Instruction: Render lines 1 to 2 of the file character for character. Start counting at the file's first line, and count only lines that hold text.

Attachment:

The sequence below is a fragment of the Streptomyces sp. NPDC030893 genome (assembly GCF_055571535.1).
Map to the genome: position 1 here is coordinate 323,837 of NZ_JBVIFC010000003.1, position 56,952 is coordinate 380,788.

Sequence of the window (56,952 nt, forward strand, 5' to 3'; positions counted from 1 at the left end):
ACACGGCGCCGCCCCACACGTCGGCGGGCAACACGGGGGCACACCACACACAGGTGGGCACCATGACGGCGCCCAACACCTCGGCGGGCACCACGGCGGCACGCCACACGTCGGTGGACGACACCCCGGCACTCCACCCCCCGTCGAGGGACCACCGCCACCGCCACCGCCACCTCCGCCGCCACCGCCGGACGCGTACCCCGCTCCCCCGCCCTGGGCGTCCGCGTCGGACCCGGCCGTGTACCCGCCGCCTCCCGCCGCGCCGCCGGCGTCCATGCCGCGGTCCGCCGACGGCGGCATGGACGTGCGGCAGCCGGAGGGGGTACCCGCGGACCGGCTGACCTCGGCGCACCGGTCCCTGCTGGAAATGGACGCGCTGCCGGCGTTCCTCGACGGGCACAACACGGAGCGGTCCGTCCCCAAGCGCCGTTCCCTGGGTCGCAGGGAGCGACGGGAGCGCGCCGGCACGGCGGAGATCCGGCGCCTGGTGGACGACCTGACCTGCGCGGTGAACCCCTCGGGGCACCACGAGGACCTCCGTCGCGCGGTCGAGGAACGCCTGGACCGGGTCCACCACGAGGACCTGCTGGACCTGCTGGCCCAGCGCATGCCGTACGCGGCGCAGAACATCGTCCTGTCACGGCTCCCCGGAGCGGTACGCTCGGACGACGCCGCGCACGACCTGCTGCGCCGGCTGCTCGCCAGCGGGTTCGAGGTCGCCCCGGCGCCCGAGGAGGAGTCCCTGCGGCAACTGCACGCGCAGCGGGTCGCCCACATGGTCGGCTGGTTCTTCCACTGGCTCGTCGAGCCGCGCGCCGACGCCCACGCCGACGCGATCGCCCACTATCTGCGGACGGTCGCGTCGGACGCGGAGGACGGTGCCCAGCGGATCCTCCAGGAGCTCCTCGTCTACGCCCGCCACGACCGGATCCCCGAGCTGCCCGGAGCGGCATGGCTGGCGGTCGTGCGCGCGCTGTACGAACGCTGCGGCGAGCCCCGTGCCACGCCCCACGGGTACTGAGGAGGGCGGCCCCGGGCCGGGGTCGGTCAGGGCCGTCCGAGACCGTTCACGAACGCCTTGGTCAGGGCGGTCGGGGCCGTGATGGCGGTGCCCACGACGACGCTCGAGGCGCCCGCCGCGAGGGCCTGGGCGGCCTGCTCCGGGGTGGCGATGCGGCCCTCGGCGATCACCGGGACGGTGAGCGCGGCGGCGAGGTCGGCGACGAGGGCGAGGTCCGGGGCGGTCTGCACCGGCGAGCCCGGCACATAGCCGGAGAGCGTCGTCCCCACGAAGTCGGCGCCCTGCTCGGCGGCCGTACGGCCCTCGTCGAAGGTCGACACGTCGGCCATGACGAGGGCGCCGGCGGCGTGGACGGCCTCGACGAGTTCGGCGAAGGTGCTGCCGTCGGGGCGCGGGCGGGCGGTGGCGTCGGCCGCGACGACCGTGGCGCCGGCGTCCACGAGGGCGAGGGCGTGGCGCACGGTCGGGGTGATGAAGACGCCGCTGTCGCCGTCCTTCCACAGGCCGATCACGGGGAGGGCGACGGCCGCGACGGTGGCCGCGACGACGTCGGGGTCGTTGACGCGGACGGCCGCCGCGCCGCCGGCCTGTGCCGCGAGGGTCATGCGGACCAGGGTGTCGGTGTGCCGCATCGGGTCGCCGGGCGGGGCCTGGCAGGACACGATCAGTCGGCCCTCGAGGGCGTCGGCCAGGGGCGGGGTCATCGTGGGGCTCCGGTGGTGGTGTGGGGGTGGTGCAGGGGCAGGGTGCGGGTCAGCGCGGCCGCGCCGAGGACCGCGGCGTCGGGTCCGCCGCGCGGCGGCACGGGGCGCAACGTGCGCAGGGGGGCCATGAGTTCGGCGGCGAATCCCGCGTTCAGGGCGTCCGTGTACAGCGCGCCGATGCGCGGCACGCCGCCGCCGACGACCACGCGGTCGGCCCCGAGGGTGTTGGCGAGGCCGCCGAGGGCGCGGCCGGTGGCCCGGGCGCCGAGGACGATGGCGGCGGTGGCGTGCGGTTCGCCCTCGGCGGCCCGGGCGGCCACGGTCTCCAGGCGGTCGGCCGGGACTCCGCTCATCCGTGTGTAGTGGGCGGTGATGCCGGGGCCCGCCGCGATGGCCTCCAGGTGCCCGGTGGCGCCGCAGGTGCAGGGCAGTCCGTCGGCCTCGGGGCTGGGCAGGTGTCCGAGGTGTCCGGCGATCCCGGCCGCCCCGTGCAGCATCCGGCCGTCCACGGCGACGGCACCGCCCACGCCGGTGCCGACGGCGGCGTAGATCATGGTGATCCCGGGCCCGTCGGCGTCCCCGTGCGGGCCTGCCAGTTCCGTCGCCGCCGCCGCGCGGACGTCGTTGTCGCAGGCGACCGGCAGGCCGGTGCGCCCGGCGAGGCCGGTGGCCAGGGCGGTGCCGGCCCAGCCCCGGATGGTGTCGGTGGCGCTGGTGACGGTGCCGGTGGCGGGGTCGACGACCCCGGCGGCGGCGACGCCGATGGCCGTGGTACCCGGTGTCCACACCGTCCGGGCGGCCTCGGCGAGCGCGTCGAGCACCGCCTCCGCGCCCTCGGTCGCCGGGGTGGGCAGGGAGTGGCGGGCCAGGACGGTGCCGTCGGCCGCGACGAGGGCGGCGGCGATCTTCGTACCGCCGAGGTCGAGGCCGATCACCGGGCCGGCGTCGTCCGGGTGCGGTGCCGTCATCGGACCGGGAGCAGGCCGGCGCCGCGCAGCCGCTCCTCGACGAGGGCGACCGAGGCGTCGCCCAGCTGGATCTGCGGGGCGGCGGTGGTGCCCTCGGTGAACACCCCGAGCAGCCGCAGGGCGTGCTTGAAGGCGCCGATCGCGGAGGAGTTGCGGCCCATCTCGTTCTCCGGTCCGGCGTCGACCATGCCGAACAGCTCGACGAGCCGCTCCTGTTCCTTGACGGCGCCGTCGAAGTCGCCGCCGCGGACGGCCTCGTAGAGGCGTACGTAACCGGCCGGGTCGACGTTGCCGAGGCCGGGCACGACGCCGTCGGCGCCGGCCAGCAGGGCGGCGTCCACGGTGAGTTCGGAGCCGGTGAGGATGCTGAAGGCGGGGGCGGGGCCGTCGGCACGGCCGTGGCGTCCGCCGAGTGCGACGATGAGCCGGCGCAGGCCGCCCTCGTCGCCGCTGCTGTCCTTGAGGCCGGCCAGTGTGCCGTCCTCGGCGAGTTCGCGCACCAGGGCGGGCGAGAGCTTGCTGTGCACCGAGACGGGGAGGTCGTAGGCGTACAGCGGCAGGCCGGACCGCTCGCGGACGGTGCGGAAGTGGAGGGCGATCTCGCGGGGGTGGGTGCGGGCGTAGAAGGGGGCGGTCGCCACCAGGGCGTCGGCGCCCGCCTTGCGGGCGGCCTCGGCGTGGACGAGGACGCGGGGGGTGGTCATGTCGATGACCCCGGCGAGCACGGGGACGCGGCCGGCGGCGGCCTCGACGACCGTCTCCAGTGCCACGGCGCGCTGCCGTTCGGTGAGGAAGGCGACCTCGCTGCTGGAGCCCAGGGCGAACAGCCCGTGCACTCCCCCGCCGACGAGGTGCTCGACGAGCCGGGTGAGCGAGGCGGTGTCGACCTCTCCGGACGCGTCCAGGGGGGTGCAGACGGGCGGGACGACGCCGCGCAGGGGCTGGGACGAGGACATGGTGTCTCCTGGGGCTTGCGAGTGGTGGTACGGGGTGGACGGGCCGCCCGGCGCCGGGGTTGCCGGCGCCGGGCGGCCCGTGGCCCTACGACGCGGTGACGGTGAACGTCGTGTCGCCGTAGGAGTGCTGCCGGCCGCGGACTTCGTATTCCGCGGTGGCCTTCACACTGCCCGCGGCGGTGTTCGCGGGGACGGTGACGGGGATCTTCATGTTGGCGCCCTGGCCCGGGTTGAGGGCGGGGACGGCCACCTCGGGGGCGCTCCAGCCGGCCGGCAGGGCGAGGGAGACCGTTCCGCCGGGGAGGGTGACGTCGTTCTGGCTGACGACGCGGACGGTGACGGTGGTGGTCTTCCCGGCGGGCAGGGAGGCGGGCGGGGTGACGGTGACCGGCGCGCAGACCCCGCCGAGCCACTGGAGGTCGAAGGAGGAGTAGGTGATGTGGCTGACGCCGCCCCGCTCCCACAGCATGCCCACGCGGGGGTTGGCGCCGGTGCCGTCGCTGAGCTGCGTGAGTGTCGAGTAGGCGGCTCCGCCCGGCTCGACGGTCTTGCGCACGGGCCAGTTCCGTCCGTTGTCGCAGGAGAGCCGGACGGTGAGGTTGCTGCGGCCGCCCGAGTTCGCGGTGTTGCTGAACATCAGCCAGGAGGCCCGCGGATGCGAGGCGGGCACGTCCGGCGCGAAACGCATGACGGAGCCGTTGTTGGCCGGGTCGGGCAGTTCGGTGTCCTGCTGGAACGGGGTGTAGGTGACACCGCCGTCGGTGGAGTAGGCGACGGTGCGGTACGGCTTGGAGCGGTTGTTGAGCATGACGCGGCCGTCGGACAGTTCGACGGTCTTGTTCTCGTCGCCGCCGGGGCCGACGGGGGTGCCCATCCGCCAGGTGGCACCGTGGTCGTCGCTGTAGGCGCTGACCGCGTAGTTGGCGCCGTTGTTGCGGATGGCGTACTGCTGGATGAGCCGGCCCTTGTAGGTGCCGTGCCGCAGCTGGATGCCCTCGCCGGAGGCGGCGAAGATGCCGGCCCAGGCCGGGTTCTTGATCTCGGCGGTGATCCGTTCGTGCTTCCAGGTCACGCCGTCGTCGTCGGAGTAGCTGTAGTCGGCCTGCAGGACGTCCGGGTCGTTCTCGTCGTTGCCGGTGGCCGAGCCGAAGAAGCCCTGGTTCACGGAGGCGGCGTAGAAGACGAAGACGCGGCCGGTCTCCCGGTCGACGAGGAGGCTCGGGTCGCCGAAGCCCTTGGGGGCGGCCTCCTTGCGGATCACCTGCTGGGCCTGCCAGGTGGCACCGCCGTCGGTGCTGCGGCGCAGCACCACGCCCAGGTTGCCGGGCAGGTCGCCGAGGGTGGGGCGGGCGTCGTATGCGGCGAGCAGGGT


The sequence below is a fragment of the Streptomyces sp. NPDC030893 genome (assembly GCF_055571535.1).
Map to the genome: position 1 here is coordinate 323,837 of NZ_JBVIFC010000003.1, position 56,952 is coordinate 380,788.